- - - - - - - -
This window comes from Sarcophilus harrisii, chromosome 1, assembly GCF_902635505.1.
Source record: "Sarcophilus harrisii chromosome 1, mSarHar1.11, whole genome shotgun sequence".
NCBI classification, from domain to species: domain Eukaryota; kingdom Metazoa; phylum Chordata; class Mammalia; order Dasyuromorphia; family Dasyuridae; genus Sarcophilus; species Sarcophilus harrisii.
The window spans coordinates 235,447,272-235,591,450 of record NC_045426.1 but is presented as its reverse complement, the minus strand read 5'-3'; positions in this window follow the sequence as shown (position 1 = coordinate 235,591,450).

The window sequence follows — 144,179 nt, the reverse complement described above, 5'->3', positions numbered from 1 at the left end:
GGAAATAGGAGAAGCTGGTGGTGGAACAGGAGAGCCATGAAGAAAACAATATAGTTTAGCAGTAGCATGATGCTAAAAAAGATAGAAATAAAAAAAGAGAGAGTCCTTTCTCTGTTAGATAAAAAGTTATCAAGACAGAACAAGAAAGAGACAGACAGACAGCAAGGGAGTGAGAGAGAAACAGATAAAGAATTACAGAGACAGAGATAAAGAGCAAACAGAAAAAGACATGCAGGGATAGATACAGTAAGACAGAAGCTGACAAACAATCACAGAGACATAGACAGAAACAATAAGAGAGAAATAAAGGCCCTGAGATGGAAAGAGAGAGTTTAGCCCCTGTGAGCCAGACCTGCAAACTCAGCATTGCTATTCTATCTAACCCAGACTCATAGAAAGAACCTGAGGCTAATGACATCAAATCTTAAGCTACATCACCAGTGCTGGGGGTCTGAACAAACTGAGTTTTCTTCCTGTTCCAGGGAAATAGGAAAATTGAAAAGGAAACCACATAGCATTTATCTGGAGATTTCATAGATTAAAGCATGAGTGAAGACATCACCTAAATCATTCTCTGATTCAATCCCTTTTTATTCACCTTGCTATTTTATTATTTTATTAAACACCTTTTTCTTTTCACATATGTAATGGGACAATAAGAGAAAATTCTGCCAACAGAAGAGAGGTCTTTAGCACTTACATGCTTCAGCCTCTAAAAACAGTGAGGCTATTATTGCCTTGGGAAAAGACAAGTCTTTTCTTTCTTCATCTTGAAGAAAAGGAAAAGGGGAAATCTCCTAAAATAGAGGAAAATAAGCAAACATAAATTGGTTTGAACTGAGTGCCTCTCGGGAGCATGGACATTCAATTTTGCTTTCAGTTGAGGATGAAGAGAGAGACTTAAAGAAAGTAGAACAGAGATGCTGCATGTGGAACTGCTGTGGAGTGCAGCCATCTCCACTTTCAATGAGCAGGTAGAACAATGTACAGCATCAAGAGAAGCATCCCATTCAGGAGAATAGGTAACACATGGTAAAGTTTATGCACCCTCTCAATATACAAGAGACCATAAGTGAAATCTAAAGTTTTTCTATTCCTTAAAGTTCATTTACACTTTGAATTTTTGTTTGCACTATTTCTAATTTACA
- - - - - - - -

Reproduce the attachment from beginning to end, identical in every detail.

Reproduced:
This window comes from Sarcophilus harrisii, chromosome 1, assembly GCF_902635505.1.
Source record: "Sarcophilus harrisii chromosome 1, mSarHar1.11, whole genome shotgun sequence".
NCBI classification, from domain to species: domain Eukaryota; kingdom Metazoa; phylum Chordata; class Mammalia; order Dasyuromorphia; family Dasyuridae; genus Sarcophilus; species Sarcophilus harrisii.
The window spans coordinates 235,447,272-235,591,450 of record NC_045426.1 but is presented as its reverse complement, the minus strand read 5'-3'; positions in this window follow the sequence as shown (position 1 = coordinate 235,591,450).

The window sequence follows — 144,179 nt, the reverse complement described above, 5'->3', positions numbered from 1 at the left end:
GGAAATAGGAGAAGCTGGTGGTGGAACAGGAGAGCCATGAAGAAAACAATATAGTTTAGCAGTAGCATGATGCTAAAAAAGATAGAAATAAAAAAAGAGAGAGTCCTTTCTCTGTTAGATAAAAAGTTATCAAGACAGAACAAGAAAGAGACAGACAGACAGCAAGGGAGTGAGAGAGAAACAGATAAAGAATTACAGAGACAGAGATAAAGAGCAAACAGAAAAAGACATGCAGGGATAGATACAGTAAGACAGAAGCTGACAAACAATCACAGAGACATAGACAGAAACAATAAGAGAGAAATAAAGGCCCTGAGATGGAAAGAGAGAGTTTAGCCCCTGTGAGCCAGACCTGCAAACTCAGCATTGCTATTCTATCTAACCCAGACTCATAGAAAGAACCTGAGGCTAATGACATCAAATCTTAAGCTACATCACCAGTGCTGGGGGTCTGAACAAACTGAGTTTTCTTCCTGTTCCAGGGAAATAGGAAAATTGAAAAGGAAACCACATAGCATTTATCTGGAGATTTCATAGATTAAAGCATGAGTGAAGACATCACCTAAATCATTCTCTGATTCAATCCCTTTTTATTCACCTTGCTATTTTATTATTTTATTAAACACCTTTTTCTTTTCACATATGTAATGGGACAATAAGAGAAAATTCTGCCAACAGAAGAGAGGTCTTTAGCACTTACATGCTTCAGCCTCTAAAAACAGTGAGGCTATTATTGCCTTGGGAAAAGACAAGTCTTTTCTTTCTTCATCTTGAAGAAAAGGAAAAGGGGAAATCTCCTAAAATAGAGGAAAATAAGCAAACATAAATTGGTTTGAACTGAGTGCCTCTCGGGAGCATGGACATTCAATTTTGCTTTCAGTTGAGGATGAAGAGAGAGACTTAAAGAAAGTAGAACAGAGATGCTGCATGTGGAACTGCTGTGGAGTGCAGCCATCTCCACTTTCAATGAGCAGGTAGAACAATGTACAGCATCAAGAGAAGCATCCCATTCAGGAGAATAGGTAACACATGGTAAAGTTTATGCACCCTCTCAATATACAAGAGACCATAAGTGAAATCTAAAGTTTTTCTATTCCTTAAAGTTCATTTACACTTTGAATTTTTGTTTGCACTATTTCTAATTTACA